For project management, I use Trello combined with Zapier. Most people know Trello as a great way to manage and assign tasks. I particularly love the email-to-board feature, which allows you to trigger and assign new tasks via email. With Zapier, Trello becomes even more powerful. We use it in combination with Trello to automate checklists at various stages of our verification workflows, for example.
For screen recording, I just discovered Loom. Our component engineering team is using it to make a series of internal training videos, and our support engineers use it to communicate processes to users. It’s a browser extension that allows you to record your screen, along with a video using your webcam (if you choose) and audio, and then automatically uploads the video and provides a link for sharing. It makes the process fast and seamless.
For legal, I use HelloSign’s Chrome extension so I can sign documents right from my email. For email, I use Streak to snooze emails and send emails at a scheduled time.
6. What are your favorite time-saving shortcuts?
Keyboard shortcuts. They seem trivial, but the time savings add up!
7. What are some daily habits that have improved your life?
The biggest improvement in my life has come from totally unplugging once a week and going hiking. California has some incredible nature so it has been a lot of fun to explore. The benefits from that have been astounding
8. What’s the best career and life advice you’ve ever been given?
One of my mentors suggested I ask myself each morning “what three things will move the ball forward?” I write those things down and make those the priorities for the day.
9. Has being a woman in a male-dominated industry affected your overall goals at all?
No. There are so many ways to define or segment groups of people, and gender has never really seemed that interesting of a divider to me.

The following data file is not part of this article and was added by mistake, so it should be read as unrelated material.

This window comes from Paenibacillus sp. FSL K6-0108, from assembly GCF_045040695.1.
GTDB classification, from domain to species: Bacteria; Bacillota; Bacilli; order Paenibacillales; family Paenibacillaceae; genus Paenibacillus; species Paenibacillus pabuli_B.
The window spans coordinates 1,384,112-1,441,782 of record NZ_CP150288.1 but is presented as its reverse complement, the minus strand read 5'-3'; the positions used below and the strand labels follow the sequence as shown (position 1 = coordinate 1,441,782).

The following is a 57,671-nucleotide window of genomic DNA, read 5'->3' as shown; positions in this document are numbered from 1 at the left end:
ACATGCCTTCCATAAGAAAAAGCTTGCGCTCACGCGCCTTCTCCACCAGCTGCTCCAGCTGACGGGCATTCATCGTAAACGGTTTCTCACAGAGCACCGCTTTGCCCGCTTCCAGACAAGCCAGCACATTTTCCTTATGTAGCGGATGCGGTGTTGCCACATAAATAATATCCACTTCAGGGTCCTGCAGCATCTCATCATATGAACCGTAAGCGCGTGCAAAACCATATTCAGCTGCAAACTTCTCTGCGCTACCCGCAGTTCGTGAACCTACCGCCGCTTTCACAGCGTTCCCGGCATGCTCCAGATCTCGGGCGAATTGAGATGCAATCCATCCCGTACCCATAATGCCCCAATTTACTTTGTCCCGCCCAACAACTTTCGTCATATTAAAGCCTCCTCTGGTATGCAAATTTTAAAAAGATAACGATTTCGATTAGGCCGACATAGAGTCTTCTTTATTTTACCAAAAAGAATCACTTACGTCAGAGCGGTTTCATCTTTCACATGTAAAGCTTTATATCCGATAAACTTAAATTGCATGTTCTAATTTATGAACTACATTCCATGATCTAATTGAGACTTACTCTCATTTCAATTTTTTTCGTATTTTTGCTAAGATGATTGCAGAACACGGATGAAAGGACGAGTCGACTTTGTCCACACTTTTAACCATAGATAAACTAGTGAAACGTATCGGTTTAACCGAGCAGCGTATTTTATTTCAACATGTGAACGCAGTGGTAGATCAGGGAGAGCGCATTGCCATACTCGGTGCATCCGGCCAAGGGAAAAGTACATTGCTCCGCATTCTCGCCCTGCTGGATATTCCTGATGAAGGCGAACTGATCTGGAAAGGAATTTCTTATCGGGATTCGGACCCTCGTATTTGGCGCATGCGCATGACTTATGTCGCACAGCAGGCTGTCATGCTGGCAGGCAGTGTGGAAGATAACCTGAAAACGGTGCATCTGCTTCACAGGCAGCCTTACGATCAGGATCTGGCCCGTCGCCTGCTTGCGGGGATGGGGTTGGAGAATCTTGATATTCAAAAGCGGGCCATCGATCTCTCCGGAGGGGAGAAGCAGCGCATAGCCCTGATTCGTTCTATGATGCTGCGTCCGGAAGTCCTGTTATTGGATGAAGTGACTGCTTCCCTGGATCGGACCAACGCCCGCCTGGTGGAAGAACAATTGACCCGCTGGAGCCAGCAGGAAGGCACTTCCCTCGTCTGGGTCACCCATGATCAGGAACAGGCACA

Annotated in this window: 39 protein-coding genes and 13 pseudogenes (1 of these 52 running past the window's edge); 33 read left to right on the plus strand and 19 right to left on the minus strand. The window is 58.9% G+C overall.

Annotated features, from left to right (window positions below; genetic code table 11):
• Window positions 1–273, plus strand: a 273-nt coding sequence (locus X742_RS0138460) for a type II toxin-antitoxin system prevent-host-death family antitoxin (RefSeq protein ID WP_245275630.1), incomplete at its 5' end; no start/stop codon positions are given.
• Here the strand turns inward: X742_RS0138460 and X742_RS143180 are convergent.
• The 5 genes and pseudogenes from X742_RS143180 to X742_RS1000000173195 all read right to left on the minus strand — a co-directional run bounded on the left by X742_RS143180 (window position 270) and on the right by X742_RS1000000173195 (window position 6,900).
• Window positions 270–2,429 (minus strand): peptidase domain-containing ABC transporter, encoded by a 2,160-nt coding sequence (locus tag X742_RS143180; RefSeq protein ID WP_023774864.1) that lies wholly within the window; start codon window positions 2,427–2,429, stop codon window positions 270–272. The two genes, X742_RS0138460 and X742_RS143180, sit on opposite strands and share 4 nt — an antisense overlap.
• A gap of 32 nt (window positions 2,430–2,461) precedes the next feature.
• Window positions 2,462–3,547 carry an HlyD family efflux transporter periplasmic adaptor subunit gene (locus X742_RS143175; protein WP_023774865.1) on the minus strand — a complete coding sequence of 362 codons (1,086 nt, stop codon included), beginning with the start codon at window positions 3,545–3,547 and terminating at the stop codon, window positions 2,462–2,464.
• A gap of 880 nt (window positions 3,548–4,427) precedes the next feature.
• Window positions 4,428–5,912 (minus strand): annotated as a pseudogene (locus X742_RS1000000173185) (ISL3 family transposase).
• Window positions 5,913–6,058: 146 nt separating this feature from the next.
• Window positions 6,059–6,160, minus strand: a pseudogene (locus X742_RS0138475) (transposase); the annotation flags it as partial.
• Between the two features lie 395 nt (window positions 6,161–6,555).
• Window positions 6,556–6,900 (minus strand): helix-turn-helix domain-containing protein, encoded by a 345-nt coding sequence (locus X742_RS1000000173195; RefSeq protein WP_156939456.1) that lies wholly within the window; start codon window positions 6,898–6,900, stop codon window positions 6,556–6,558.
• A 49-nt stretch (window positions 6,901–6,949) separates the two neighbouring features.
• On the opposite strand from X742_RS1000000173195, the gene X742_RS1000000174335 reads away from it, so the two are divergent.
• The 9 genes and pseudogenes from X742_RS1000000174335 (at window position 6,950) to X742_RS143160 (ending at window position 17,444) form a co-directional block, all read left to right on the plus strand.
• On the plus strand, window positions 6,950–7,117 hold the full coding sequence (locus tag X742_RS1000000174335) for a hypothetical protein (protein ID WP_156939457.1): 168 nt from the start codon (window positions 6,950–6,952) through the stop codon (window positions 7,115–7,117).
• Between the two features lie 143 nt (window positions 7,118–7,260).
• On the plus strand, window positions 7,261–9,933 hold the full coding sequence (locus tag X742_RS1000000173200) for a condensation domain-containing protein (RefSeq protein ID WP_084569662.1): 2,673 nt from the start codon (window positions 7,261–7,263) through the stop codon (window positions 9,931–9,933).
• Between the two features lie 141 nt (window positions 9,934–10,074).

10. How do you manage your time and juggle multiple projects?
Lots of lists, and a great team!
11. Are you a morning or late-night person?
I generally work both but prefer early mornings.
12. What are you currently reading?
I'm reading “Monetizing Innovation,” which is about how to effectively price products, and common pitfalls companies make in pricing new innovations.
13. How do you unwind after a long day?
I do yoga a few nights a week. Otherwise, I am nowhere close to mastering this skill.
14. What is your favorite thing about your career? What do you (or did you) find challenging?
One of my favorite things is having a focal point around which there is an endless stream of learning and growth opportunities. For example, I was reading about deep learning the other day for fun, and was constantly thinking ‘whoa! we should use this at SnapEDA to solve X!” Working at a startup is almost like having a sandbox where you can experiment with so many cool things you learn or read about.
The other would definitely be the rewarding feeling of having improved someone’s day. Hearing from electronics engineers who have saved so much time, or have built really cool projects with our tools is extremely rewarding.
In terms of challenges, at the outset, it was definitely self-doubt around the viability of whether I had what it takes, and whether our idea was good. Now, it’s more about ‘how we can scale effectively without sacrificing quality?’
15. Any words of wisdom to share with your fellow engineers?
As engineers, we are natural inventors and problem solvers. If you have an idea and the desire to see it through, trust your instincts and give it a try!